It's not surprising - another lawsuit by the federal government - targeting South Carolina's new immigration law. Not surprising, but certainly misplaced. South Carolina, like many other states, are facing the reality that they must now protect their citizens and borders because of the federal government's massive failure in this area.
I told Bill Hemmer of America's Newsroom on FOX that as a grandson of immigrants, I support immigration - legal immigration. But what's happening is clear: there is a failure of the federal government to exercise its authority to protect our citizens. So states have a right to protect their citizens - and laws like the new one in South Carolina - clearly fall within the police power of the state.
South Carolina Governor Nikki Haley, a daughter of immigrants, signed the law in June. It takes effect in January. Her spokesperson summed up her position: "As the daughter of immigrants who came to this country legally, Governor Haley understands that no American value is more sacred than the rule of law. That's what this is about, 'nothing more, nothing less.' If the Feds were doing their job, we wouldn't have had to address illegal immigration reform at the state level. But, until they do, we're going to keep fighting in South Carolina to be able to enforce our laws."
There's absolutely nothing wrong or unconstitutional for states to step in because the federal government isn't doing its job.
As I told FOX, the fact is that if you're in Europe and you're asked to produce your passport to establish your citizenship, and you don't show it, you end up in jail.
You can watch my FOX interview on this topic here. What I also told Bill Hemmer is that this issue ultimately will be decided by the Supreme Court of the United States. All of these challenges will end up there. In fact, Arizona's case is currently pending before the high court.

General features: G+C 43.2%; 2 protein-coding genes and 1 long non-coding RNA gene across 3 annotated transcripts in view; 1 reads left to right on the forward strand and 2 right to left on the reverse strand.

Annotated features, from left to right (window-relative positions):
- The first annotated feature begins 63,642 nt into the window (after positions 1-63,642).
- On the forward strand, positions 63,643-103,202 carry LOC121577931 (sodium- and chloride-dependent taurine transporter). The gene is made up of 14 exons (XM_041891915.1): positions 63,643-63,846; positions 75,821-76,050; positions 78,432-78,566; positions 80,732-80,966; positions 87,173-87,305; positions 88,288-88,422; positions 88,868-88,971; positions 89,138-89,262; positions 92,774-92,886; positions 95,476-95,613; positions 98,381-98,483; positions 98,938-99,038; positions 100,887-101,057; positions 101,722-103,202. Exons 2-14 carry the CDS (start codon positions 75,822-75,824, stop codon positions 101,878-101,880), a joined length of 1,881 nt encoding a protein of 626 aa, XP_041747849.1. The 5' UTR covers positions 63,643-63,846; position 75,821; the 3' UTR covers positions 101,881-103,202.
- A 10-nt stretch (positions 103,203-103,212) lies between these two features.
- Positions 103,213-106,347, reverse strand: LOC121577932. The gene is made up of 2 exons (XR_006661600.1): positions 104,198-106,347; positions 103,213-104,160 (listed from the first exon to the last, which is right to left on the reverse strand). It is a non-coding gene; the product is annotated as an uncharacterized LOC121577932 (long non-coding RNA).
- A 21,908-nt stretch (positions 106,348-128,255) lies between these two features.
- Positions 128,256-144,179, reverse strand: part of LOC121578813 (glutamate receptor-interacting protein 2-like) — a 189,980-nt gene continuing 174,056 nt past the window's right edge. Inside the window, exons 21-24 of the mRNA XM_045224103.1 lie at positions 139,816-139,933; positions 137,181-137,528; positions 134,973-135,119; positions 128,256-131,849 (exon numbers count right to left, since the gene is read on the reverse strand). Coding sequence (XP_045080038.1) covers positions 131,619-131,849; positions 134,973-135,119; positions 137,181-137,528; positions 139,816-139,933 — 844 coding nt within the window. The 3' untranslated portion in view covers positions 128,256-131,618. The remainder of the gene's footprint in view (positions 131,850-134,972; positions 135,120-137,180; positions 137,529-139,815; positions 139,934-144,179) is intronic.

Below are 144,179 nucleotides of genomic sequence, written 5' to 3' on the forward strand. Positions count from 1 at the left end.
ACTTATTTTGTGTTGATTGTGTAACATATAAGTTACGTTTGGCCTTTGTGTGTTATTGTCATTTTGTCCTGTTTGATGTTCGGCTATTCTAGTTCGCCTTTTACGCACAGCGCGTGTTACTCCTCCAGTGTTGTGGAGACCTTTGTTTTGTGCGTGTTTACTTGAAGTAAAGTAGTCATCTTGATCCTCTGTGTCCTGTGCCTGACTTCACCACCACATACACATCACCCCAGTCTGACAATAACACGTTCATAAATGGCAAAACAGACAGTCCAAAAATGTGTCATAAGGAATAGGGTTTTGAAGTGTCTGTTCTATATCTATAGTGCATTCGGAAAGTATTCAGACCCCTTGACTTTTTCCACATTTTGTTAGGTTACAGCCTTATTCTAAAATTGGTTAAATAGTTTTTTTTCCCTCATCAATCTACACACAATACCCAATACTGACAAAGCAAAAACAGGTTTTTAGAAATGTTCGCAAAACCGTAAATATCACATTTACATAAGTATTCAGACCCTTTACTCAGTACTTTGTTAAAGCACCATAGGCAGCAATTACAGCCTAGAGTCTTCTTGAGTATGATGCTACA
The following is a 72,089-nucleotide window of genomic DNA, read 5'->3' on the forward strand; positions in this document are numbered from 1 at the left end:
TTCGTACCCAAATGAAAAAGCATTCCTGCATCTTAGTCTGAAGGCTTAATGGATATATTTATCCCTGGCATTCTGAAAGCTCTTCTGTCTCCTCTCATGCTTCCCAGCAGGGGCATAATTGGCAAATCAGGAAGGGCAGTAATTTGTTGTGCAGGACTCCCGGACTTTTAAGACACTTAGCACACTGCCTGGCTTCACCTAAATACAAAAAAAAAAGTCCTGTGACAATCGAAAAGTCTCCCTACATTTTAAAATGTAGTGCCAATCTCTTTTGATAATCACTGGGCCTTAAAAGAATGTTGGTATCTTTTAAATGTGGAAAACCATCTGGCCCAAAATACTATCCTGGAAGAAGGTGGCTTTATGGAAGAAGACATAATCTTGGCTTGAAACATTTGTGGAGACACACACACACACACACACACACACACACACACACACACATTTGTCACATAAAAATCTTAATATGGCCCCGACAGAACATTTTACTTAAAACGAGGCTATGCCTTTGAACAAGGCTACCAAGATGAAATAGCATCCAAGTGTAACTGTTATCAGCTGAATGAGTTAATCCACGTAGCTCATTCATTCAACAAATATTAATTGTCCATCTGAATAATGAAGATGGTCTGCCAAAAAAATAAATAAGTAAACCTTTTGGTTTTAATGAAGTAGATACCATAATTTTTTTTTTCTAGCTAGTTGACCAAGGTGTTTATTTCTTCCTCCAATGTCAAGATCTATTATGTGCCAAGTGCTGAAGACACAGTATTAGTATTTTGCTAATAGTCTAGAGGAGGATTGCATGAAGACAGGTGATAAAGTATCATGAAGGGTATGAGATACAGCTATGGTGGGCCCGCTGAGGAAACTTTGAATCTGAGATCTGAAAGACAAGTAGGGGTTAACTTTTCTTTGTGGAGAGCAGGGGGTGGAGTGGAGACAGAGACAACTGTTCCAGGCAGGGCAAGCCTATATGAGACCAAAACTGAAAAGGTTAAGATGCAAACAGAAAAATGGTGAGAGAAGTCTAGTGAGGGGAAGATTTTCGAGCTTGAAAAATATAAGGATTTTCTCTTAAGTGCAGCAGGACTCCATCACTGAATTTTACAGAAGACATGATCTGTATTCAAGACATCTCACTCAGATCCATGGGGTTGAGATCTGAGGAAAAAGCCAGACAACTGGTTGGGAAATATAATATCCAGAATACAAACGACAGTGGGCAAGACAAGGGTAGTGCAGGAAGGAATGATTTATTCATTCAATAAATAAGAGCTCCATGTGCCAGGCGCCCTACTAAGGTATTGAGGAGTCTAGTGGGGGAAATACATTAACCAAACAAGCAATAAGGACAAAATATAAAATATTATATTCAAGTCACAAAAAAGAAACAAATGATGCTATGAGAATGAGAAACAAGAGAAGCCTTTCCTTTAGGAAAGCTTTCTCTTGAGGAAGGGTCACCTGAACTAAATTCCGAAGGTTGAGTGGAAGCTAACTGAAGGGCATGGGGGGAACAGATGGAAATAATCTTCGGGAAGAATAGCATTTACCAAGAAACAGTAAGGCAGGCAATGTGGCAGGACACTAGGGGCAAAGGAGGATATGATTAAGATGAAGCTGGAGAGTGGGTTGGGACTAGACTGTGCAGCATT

In September, we filed an amicus brief representing 59 members of Congress, along with nearly 60,000 Americans who signed on to our Committee to Protect America's Border, backing a request for the Justices to take the Arizona case.
It's critical that the high court take the case and overturn a decision by the U.S. Court of Appeals for the Ninth Circuit. Our position is very clear: Arizona's S.B. 1070 is constitutional because it mirrors federal immigration law and incorporates federal standards. Our brief is posted here.
We are also urging the high court to take this Arizona case because many states - South Carolina being the most recent - are enacting laws like Arizona’s and that most of these mirror federal immigration provisions. Our brief contends: "The legitimacy of state efforts to promote national policy as embodied in federal statutes is an important issue that requires this Court's resolution." It is our position that the appeals court decision "treads upon federalism by stripping the states of all sovereignty over problems that Congress and our federalist system have committed to the states."
Whether it's Arizona, South Carolina, or Alabama, this is an issue that needs to be addressed and clarified by the Supreme Court.
Earlier today the Department of Homeland Security (DHS) released two new memos outlining the Trump Administration’s plan to aggressively enforce the current immigration laws of the country, which will likely result in a massive expansion of the number of illegal immigrants detained and deported.
Words can be powerful conduits for truth. But in politics, language can also serve to camouflage public harm under the gloss of an appealing label. Take, for example, the “Sanctuary City” movement. A host of cities have passed local rules under the guise of that attractive mantra, creating...
Jay Sekulow, Chief Counsel of the American Center for Law and Justice provides insight into the legality of President Trump's immigration executive orders.